Yesterday, 12 February 2013, the Centre was pleased to welcome Joanna Clements who discussed ‘Perceptions of Scottish musical antiquity in the Enlightenment’. Below is this listener’s brief summary of the lecture.
The focus of this discussion centred around the history of music in Scotland from the 17th century, with the poet/playwright Allan Ramsay acting as a key introductory figure. In his wildly popular, The Tea-Table Miscellany, “A Collection of Choice Songs Scots and English” from 1724, he identified certain Scottish songs as ‘ancient’. According to Ramsay, common characteristics of these ancient songs were their ‘cheerful’ and ‘simplistic’ nature. An example of one of these ‘ancient songs’ is ‘The Broom of Cowdenknows’ from The Red Red Rose, a recording of which was played by Joanna during the lecture.
Ramsay’s work led to an explosion of writing about Scottish music history from the 1760s onwards, including William Tytler’s, A Dissertation of the Scottish Musick (1779) and Walter Scott’s Minstrels of the Scottish Border (1802). The former followed Ramsay and claimed the simplicity of these songs ‘derived from a very remote antiquity’. Other writers, like John Pinkerton, were more critical of Ramsay and his methods. Nevertheless, writing about Scottish music was clearly all the rage at this time.
Joanna argued that these writers followed an ‘Enlightenment Model of Historical Progress’, comparable to Adam Smith’s theory of societal development:
Hunter-Gatherer > Pastoralism > Agriculture > Commercial Society.
In this model, there is a transition from simple to complex, from ‘unrestrained expressions of passions’ to ‘passions controlled by society’. These are universal phases in human society but different societies would experience them at different stages. Essentially, the majority of these 18th century writers applied the above model to the development of Scottish music. To them, there was a gradual evolution from ‘rude’ to ‘civilised’ or as Tytler put it, from compositions of ‘artless simplicity’ to ‘more refined’ works.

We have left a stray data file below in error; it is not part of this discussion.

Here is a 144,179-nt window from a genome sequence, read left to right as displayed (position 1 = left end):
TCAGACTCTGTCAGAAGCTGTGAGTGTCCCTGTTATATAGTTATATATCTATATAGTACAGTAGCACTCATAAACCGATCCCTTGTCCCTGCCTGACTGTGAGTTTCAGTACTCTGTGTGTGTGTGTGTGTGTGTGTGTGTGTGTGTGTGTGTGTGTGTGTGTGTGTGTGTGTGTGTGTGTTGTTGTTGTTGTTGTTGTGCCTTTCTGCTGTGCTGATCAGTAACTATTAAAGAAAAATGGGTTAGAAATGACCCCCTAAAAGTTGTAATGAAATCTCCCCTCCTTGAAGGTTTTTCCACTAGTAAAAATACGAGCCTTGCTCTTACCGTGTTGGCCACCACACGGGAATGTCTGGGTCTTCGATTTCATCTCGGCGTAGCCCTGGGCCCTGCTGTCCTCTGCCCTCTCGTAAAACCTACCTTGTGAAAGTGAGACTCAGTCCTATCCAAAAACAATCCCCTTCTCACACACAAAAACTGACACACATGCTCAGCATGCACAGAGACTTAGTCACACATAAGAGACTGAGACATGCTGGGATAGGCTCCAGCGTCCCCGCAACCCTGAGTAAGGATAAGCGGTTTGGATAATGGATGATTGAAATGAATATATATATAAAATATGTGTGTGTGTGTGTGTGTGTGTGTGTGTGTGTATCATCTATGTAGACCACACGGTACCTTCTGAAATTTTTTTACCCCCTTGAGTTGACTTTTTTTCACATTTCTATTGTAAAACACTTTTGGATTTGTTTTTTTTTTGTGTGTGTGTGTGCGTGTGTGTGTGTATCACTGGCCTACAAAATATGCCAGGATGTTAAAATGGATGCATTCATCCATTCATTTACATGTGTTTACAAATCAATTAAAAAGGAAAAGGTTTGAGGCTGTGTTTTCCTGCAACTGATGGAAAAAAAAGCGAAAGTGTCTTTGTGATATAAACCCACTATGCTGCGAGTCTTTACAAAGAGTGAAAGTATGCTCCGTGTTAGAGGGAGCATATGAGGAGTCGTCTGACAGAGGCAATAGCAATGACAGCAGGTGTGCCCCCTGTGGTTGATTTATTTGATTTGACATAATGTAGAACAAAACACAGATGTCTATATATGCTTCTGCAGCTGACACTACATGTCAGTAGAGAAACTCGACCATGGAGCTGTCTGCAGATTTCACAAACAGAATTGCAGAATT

Many of these writers looked to the rural poor of Borders and Highlands of Scotland to gather ‘new material’. Ramsay claimed they held a ‘remnant of primeval manners’ and their arrested state of development rendered the songs discovered in these areas as genuine examples of musical antiquity The rural poor were examples of the pastoral lifestyle, highlighted in the above model. Writers like R.H. Cromek and John Pinkerton looked to shepherds from these areas for their ‘ancient music’. However, both Cromek and Pinkerton’s methods and examples were fraudulent, albeit inadvertently in Cromek’s case. Cromek enlisted a local poet, Allan Cunningham, to gather the material but the songs provided were actually Cunningham’s own work, replete with falsified historical references.
These writers also perceived a corruption of this historical material. Authenticity was found in the examples from the rural poor, while the songs recovered by some of the metropolitan elite became so modernised they had ‘no trace of simplicity’. Cromek asserted that the authentic songs from the rural poor retained the ‘rough nature <of> peasantry’, while those transcribed by the elite had all the ‘tasselings of courtly refinement’. This ‘refinement’ was, ultimately, corruption from the ‘original’ source.
After the lecture, the arguably artificial ‘mythology of tradition’, with its reverence for ‘naturalness’, was identified by one commentator as an ever-present feature of the musical festival, Celtic Connections, exemplifying the contemporary relevance of Joanna’s discussion.
Summary by Ross Crawford (PhD Researcher)
Next Tuesday, 19 February, our seminar series continues with Dr. Iain MacDonald’s discussion of ‘Hospitality and the Church in the Highlands in the medieval and early modern eras’. This will be held in Room 202 of 3 Uni Gardens at 5.30pm.